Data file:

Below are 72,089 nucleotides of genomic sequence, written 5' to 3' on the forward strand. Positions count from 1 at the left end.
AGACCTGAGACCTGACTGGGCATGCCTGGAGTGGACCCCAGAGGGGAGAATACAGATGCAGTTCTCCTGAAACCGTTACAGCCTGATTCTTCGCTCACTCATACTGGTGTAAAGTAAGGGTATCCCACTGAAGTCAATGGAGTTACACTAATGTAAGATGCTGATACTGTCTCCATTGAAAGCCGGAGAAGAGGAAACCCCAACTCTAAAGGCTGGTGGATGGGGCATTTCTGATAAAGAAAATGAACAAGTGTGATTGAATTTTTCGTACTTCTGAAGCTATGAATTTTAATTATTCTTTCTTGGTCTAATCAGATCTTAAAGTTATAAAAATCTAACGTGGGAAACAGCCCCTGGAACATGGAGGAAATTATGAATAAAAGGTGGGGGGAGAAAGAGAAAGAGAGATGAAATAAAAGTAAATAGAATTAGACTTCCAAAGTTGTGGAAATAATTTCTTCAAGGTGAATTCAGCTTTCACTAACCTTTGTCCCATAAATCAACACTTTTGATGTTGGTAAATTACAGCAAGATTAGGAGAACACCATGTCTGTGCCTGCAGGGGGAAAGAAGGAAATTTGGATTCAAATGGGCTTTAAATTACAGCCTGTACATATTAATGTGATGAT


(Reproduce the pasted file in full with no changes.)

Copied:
Below are 72,089 nucleotides of genomic sequence, written 5' to 3' on the forward strand. Positions count from 1 at the left end.
AGACCTGAGACCTGACTGGGCATGCCTGGAGTGGACCCCAGAGGGGAGAATACAGATGCAGTTCTCCTGAAACCGTTACAGCCTGATTCTTCGCTCACTCATACTGGTGTAAAGTAAGGGTATCCCACTGAAGTCAATGGAGTTACACTAATGTAAGATGCTGATACTGTCTCCATTGAAAGCCGGAGAAGAGGAAACCCCAACTCTAAAGGCTGGTGGATGGGGCATTTCTGATAAAGAAAATGAACAAGTGTGATTGAATTTTTCGTACTTCTGAAGCTATGAATTTTAATTATTCTTTCTTGGTCTAATCAGATCTTAAAGTTATAAAAATCTAACGTGGGAAACAGCCCCTGGAACATGGAGGAAATTATGAATAAAAGGTGGGGGGAGAAAGAGAAAGAGAGATGAAATAAAAGTAAATAGAATTAGACTTCCAAAGTTGTGGAAATAATTTCTTCAAGGTGAATTCAGCTTTCACTAACCTTTGTCCCATAAATCAACACTTTTGATGTTGGTAAATTACAGCAAGATTAGGAGAACACCATGTCTGTGCCTGCAGGGGGAAAGAAGGAAATTTGGATTCAAATGGGCTTTAAATTACAGCCTGTACATATTAATGTGATGAT